Make an orchard garden
Most of us don’t have the kind of wealth that would allow us to be big landowners, so we can’t have our own woodland. But if we’ve got an ordinary garden we can have the next best thing, an orchard garden, like a garden version of a hedgerow harvest.
Of course most of us still don’t have a big enough garden for a whole orchard of large fruit and nut trees. Even those of us with gardens only a few metres long and wide, though, can have at least one small almond tree or hazel, or a fruit tree – apples, pears, plums, cherries and more – on a dwarfing rootstock.
If we’ve got a bit more space then we can have fruit on more vigorous rootstocks, or bigger fruit or nut trees like mulberries and walnuts.
So why fruit and nut trees rather than other trees? And why trees at all? Well, trees because they’re big and beautiful, they’re bigger than we are and they live longer, so they can give us a sense of perspective. But from the point of view of climate, trees shelter our gardens from the sun and from the wind, so that the soil is protected and kept at that Goldilocks state, not too dry, not too wet, but ‘just right’: moist and rich in carbon.
And orchard trees – fruit and nuts – not just because we can get delicious health-giving food right where we live, but also because that way we can reduce food miles and greenhouse gas emissions, and because nuts are a tasty and nutritious alternative to meat and cheese and other animal foods, which have a bigger greenhouse gas footprint than plant foods. In the United Kingdom, food accounts for about a fifth of our greenhouse gas emissions, according to Tara Garnett of the Food Climate Research Network.
We’re used to thinking of orchards as rows of trees with just grass underneath them. If that’s what we want, fair enough: lawn maintenance usually means a lot of greenhouse gas emissions, but if we allow the grass to grow longer, if we cut it less often, and if we allow clover and other non-grass species to share space with the grasses, then we need feel no shame when we enjoy one of life’s greatest pleasures – lying on the grass in an orchard.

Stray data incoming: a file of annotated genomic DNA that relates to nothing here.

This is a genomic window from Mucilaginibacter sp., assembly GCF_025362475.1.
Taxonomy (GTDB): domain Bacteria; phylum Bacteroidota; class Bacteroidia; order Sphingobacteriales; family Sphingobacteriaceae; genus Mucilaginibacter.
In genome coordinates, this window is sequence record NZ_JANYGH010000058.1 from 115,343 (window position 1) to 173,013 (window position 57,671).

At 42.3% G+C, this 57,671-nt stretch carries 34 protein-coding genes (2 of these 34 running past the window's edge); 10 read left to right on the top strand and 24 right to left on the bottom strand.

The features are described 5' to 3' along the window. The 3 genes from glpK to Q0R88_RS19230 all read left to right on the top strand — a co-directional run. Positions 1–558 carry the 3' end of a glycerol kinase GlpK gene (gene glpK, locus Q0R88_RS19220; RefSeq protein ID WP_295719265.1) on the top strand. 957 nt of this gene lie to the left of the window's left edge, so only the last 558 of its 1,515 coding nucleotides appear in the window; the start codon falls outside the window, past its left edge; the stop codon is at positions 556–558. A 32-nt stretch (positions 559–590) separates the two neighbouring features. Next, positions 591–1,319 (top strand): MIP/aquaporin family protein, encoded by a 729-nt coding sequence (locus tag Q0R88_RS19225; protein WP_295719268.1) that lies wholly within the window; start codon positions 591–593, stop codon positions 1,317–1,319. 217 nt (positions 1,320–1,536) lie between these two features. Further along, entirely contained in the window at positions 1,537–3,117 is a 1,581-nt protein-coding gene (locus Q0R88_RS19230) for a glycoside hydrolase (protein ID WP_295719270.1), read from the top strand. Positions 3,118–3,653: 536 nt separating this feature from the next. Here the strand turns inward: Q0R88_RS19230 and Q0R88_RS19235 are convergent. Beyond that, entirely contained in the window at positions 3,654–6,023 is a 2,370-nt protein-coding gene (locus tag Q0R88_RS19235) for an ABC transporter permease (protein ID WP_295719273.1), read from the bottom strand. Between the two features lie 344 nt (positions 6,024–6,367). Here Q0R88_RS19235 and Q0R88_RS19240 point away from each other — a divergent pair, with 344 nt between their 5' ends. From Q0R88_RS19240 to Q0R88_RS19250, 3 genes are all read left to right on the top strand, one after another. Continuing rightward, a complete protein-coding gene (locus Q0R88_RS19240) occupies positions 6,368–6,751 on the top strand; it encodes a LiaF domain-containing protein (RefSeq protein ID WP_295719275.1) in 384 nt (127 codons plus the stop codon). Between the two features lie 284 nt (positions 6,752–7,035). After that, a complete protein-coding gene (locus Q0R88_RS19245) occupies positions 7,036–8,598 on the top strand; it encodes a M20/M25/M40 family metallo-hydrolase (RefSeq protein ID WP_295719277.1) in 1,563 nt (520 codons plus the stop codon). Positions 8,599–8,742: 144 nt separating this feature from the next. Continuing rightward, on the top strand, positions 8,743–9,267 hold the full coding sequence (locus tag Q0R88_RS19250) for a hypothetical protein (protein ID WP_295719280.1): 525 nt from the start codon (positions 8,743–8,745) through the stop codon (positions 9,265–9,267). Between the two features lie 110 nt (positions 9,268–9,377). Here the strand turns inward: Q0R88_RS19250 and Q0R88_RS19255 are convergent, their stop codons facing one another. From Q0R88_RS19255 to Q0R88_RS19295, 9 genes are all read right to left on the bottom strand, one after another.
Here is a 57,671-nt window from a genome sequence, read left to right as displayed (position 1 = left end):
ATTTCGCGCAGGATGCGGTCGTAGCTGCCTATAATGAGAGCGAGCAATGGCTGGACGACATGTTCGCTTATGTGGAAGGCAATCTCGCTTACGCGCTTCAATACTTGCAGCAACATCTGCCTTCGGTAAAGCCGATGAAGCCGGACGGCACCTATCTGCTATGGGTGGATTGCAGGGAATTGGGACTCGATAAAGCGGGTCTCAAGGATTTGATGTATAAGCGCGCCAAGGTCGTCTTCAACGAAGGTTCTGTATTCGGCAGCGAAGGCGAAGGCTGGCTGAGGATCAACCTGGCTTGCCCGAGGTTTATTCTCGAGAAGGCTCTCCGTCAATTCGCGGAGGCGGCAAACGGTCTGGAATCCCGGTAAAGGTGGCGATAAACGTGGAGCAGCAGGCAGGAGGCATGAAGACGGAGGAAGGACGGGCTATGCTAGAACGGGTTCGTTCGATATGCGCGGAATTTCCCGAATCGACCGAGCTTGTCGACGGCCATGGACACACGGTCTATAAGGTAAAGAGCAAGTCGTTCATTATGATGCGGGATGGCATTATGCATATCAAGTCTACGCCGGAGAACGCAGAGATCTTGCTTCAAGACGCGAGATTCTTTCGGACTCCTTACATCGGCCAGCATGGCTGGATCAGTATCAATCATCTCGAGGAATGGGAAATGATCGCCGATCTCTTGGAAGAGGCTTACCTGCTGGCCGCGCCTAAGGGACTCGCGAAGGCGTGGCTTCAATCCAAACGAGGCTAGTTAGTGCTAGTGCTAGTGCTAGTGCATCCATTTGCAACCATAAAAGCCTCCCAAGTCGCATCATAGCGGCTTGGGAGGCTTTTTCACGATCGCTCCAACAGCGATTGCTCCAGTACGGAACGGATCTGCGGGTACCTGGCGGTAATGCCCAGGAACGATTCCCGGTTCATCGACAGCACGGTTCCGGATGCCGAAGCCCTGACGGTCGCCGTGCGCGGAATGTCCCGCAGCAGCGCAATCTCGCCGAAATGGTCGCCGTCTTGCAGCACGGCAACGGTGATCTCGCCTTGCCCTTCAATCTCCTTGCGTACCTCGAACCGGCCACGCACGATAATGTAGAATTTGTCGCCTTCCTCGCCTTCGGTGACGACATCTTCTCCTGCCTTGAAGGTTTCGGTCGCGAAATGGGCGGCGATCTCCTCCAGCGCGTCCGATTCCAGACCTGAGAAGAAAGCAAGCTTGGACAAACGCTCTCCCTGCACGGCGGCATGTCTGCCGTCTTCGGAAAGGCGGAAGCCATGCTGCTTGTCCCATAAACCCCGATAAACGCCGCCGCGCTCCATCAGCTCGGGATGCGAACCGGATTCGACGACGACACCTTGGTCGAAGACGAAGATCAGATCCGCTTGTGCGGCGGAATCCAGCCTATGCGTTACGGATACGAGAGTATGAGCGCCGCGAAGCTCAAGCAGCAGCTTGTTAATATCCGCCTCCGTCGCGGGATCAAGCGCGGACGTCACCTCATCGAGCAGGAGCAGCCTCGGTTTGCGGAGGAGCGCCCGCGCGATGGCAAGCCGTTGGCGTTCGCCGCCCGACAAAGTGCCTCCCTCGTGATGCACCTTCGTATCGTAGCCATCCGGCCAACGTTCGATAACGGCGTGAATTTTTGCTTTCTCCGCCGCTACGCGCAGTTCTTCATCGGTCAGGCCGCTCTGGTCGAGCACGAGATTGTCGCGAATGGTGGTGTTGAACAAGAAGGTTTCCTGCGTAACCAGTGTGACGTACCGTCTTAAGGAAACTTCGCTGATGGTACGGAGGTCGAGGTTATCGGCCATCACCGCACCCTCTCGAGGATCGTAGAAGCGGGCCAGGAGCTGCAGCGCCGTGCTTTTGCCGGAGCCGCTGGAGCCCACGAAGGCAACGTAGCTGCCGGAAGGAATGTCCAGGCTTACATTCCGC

But an orchard garden can be more varied, and the more varied it is, and the more layers it has, then the better chance we have to make our gardens as productive as possible, and therefore the more carbon dioxide our gardens will absorb and the more carbon our gardens can store.
Indeed, the convention of ‘grassing down’ orchards is a relatively new one which only took off recently in Britain: until the middle of the twentieth century British orchard-growers used to cultivate the soil between the trees with ploughs or hoes. Cultivation disturbs the soil and reduces soil carbon, so it’s not good for the climate.
Instead, and especially if we space our orchard trees more widely than in true commercial orchards so that more light gets through, we can grow all sorts of other plants below and between the trees. This is the idea of ‘forest gardens’, first described in Britain by Robert Hart, and more recently by Ken Fern, Patrick Whitefield, and by Martin Crawford.
(Many people would call my orchard gardens ‘forest gardens’, but I prefer to call them ‘orchard gardens’ instead, because the word forest suggests to me something scary and dangerous from a Grimms’ fairy tale, or a gloomy spruce plantation, or even – as Oliver Rackham points out – a Forest with a capital F, a king’s hunting ground.)
So as climate-friendly gardeners we can
- have a garden of plants and soil rather than a garden that’s full of buildings and paving;
- plant a wide network of fruit and nut trees, with open glades between them;
- add ground-cover plants below the trees (and organic mulch to protect the soil until the plants reach full cover);
- add other plants to create several layers.